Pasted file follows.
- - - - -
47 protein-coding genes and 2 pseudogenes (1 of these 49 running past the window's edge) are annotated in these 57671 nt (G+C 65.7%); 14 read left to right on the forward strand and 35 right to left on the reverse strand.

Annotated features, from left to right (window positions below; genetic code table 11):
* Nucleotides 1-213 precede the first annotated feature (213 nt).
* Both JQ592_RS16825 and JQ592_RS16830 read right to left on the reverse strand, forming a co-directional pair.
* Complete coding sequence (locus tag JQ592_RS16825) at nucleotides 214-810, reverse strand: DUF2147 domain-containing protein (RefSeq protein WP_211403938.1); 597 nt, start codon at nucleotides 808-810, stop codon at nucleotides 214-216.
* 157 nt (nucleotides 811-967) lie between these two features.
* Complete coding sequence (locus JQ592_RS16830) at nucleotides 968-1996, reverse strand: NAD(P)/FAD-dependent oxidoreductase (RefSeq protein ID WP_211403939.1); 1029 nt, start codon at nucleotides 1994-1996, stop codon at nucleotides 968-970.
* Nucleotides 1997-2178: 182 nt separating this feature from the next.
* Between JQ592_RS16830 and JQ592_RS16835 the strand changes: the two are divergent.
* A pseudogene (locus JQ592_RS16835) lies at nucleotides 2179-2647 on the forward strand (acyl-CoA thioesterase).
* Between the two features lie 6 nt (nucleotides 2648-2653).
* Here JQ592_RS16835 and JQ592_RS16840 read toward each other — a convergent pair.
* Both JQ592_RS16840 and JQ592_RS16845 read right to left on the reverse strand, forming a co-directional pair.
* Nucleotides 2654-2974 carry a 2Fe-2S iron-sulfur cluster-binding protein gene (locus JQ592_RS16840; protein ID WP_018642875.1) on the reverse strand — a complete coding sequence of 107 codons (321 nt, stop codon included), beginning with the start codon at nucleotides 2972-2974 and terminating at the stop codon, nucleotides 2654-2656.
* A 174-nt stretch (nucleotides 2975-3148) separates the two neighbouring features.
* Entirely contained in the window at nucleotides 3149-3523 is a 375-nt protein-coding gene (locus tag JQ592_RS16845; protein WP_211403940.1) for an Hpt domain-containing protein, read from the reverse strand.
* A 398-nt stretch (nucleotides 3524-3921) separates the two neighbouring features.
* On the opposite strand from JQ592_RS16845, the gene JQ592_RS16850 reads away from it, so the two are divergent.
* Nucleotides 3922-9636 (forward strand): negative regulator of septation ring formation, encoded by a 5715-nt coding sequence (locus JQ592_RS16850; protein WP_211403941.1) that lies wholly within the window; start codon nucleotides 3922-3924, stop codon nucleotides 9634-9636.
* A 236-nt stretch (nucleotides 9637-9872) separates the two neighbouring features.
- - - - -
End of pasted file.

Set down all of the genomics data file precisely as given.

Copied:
47 protein-coding genes and 2 pseudogenes (1 of these 49 running past the window's edge) are annotated in these 57671 nt (G+C 65.7%); 14 read left to right on the forward strand and 35 right to left on the reverse strand.

Annotated features, from left to right (window positions below; genetic code table 11):
* Nucleotides 1-213 precede the first annotated feature (213 nt).
* Both JQ592_RS16825 and JQ592_RS16830 read right to left on the reverse strand, forming a co-directional pair.
* Complete coding sequence (locus tag JQ592_RS16825) at nucleotides 214-810, reverse strand: DUF2147 domain-containing protein (RefSeq protein WP_211403938.1); 597 nt, start codon at nucleotides 808-810, stop codon at nucleotides 214-216.
* 157 nt (nucleotides 811-967) lie between these two features.
* Complete coding sequence (locus JQ592_RS16830) at nucleotides 968-1996, reverse strand: NAD(P)/FAD-dependent oxidoreductase (RefSeq protein ID WP_211403939.1); 1029 nt, start codon at nucleotides 1994-1996, stop codon at nucleotides 968-970.
* Nucleotides 1997-2178: 182 nt separating this feature from the next.
* Between JQ592_RS16830 and JQ592_RS16835 the strand changes: the two are divergent.
* A pseudogene (locus JQ592_RS16835) lies at nucleotides 2179-2647 on the forward strand (acyl-CoA thioesterase).
* Between the two features lie 6 nt (nucleotides 2648-2653).
* Here JQ592_RS16835 and JQ592_RS16840 read toward each other — a convergent pair.
* Both JQ592_RS16840 and JQ592_RS16845 read right to left on the reverse strand, forming a co-directional pair.
* Nucleotides 2654-2974 carry a 2Fe-2S iron-sulfur cluster-binding protein gene (locus JQ592_RS16840; protein ID WP_018642875.1) on the reverse strand — a complete coding sequence of 107 codons (321 nt, stop codon included), beginning with the start codon at nucleotides 2972-2974 and terminating at the stop codon, nucleotides 2654-2656.
* A 174-nt stretch (nucleotides 2975-3148) separates the two neighbouring features.
* Entirely contained in the window at nucleotides 3149-3523 is a 375-nt protein-coding gene (locus tag JQ592_RS16845; protein WP_211403940.1) for an Hpt domain-containing protein, read from the reverse strand.
* A 398-nt stretch (nucleotides 3524-3921) separates the two neighbouring features.
* On the opposite strand from JQ592_RS16845, the gene JQ592_RS16850 reads away from it, so the two are divergent.
* Nucleotides 3922-9636 (forward strand): negative regulator of septation ring formation, encoded by a 5715-nt coding sequence (locus JQ592_RS16850; protein WP_211403941.1) that lies wholly within the window; start codon nucleotides 3922-3924, stop codon nucleotides 9634-9636.
* A 236-nt stretch (nucleotides 9637-9872) separates the two neighbouring features.